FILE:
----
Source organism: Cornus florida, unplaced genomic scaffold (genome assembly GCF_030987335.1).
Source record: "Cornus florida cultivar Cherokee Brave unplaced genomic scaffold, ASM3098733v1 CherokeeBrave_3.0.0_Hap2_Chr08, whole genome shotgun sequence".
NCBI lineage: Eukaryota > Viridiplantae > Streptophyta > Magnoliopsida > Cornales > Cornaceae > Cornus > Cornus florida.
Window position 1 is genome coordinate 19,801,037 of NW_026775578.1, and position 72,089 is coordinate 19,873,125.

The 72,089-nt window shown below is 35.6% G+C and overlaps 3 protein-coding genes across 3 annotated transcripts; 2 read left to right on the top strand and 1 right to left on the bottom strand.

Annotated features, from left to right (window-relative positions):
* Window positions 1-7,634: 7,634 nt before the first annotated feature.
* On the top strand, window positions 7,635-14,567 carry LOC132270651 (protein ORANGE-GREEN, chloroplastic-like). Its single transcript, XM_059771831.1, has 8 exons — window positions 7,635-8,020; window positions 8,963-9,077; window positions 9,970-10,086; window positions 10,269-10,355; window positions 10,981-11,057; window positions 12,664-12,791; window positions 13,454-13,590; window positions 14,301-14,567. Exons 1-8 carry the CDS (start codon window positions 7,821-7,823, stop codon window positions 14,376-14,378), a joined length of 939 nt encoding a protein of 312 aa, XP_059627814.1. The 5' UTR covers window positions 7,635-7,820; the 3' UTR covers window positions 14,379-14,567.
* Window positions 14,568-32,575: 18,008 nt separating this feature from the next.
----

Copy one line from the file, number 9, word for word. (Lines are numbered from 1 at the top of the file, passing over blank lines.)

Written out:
* Window positions 14,568-32,575: 18,008 nt separating this feature from the next.